On 27 November 2008, Dr David Haslam, Chairman of the UK's National Obesity Forum, gave a fascinating talk on obesity, its effects and options for prevention.
Dr Haslam opened by giving the audience an insight into how he came to be interested in obesity. While still a trainee doctor he met an obese man who dropped dead after a brief consultation over an unrelated matter in the doctors’ surgery car park. The assumption that it was simply ‘his time’ did not sit well with Dr Haslam and so his interest in prevention and understanding was established. In the UK, two thirds of men and half of women are overweight.
The direct cost to the NHS is over £500m and the indirect costs are over £2 billion. While the US is the fattest nation on earth, the UK is just ten years behind the US, and the increase in obesity is rising at almost exactly the same rate as in the US. If nothing changes, in ten years time the UK’s obesity problem will be exactly the same as in the US now.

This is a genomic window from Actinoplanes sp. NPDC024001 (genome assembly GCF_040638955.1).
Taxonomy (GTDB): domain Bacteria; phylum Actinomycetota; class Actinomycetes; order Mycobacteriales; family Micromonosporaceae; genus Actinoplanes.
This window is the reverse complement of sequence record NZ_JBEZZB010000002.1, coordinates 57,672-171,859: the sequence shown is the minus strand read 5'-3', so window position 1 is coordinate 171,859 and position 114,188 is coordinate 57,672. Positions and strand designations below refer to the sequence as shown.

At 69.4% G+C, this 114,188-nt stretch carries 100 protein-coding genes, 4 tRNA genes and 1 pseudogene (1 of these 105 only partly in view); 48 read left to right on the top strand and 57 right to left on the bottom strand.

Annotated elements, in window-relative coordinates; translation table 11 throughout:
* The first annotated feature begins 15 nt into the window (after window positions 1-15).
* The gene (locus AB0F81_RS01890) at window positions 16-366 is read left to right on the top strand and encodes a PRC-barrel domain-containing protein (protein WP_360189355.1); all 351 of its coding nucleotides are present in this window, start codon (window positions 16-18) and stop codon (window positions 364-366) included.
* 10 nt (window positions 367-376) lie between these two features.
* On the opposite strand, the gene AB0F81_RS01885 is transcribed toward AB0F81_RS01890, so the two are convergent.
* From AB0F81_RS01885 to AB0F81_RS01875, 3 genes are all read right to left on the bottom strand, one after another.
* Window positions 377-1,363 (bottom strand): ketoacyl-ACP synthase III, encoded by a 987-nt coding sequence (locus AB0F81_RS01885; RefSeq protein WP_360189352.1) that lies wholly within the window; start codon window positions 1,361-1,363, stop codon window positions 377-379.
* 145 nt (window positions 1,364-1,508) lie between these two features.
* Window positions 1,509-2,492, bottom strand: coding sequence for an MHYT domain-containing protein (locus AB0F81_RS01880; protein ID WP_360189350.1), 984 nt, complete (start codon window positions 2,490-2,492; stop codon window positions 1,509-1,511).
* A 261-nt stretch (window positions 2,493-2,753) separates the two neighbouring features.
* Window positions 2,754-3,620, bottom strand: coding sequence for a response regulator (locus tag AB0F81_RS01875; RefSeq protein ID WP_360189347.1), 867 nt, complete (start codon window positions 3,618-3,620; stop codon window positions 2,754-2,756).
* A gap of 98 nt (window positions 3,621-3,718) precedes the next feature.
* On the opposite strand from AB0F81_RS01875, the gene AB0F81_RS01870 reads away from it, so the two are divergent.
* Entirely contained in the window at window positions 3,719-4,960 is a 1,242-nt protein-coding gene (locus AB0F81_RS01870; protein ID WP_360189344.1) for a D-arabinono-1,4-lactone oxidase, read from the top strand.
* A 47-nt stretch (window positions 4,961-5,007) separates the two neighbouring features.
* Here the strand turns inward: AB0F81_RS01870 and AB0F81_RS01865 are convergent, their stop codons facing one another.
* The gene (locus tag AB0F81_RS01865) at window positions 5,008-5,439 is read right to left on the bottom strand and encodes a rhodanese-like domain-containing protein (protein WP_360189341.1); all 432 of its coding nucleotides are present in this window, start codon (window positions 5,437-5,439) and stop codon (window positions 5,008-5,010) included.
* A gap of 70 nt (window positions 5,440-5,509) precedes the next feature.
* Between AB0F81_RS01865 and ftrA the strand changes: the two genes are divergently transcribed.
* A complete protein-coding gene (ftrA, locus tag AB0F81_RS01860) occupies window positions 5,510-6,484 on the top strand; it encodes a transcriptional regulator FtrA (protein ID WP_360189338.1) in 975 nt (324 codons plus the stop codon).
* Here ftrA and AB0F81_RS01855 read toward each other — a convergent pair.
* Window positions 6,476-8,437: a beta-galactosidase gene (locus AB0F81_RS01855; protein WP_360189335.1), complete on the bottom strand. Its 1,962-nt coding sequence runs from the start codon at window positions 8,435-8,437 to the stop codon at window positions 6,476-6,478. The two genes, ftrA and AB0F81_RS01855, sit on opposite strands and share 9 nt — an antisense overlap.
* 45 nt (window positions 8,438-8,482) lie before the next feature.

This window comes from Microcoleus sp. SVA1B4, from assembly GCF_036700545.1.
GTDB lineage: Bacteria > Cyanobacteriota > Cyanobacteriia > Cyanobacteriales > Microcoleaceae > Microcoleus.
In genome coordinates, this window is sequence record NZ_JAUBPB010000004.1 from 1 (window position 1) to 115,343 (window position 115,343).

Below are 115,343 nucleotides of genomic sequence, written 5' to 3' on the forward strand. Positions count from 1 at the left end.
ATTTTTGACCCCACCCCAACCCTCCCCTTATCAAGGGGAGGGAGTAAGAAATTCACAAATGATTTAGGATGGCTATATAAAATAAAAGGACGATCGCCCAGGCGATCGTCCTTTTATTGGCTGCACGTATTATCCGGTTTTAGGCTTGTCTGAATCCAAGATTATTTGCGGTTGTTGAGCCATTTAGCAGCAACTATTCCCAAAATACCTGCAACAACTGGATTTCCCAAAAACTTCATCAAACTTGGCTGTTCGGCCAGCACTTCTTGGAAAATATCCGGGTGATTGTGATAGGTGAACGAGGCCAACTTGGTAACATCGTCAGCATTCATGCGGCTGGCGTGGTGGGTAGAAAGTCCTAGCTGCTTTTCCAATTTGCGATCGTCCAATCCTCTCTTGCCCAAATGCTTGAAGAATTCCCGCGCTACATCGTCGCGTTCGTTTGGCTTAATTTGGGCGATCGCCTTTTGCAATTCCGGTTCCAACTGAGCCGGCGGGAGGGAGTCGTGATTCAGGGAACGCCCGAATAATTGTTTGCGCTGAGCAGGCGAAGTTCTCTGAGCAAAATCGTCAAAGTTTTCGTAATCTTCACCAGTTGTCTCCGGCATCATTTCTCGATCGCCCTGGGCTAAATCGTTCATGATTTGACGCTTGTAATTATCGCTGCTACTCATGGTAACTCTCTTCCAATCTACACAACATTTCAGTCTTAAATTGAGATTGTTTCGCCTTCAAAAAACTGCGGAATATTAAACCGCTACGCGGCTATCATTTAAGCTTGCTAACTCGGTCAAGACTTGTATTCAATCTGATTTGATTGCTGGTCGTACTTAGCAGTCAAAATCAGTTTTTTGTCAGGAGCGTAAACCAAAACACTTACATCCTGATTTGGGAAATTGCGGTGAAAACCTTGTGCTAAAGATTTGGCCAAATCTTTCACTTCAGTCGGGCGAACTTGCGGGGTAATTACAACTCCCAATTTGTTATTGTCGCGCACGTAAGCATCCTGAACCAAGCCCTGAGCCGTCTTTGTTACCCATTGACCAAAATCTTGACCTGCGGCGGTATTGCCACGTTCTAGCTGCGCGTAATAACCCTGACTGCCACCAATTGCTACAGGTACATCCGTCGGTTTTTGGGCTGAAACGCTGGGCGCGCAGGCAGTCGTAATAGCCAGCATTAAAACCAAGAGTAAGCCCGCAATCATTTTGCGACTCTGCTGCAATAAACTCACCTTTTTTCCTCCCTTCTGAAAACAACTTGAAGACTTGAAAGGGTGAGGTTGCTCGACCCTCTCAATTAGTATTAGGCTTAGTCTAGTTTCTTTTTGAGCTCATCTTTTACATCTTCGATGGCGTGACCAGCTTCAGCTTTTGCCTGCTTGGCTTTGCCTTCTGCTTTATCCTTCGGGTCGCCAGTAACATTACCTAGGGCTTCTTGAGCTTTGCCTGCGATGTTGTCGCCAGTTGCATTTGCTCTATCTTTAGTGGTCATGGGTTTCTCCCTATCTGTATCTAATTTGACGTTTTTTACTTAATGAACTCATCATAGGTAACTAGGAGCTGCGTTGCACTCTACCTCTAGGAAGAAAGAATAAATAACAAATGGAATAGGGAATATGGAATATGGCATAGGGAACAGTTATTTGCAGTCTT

Dr Haslam pointed out that fat itself is unlikely to kill, except for the grossly obese, at which point the heart is physically unable to pump blood around the body mass. It is the many other aspects of obesity that will kill you. Type 2 diabetes, heart attacks and the many other associated side effects are the major concerns with an increasingly obese population. The Body Mass Index (BMI) used to assess a person’s weight has shown that a BMI of 35 (which could be a 6ft man weighing 17 stone) will increase the chance of diabetes by 100 times. A reduction in weight of just 10% will lead to 30% reduction in the chance of diabetes, though diabetes itself makes weight loss more difficult.
Dr Haslam stressed the need for an active lifestyle. Many people have jobs that are physically undemanding and he said that it is better to walk to a bus stop, cycle to work, use the stairs when at work and try to raise activity levels in all aspects of your life and not necessarily to just go to the gym once a day. The key is a sustained level of activity throughout your daily life. The lecture proved to be very insightful and topical, interspersed with interesting anecdotes from Dr Haslam’s career as a GP.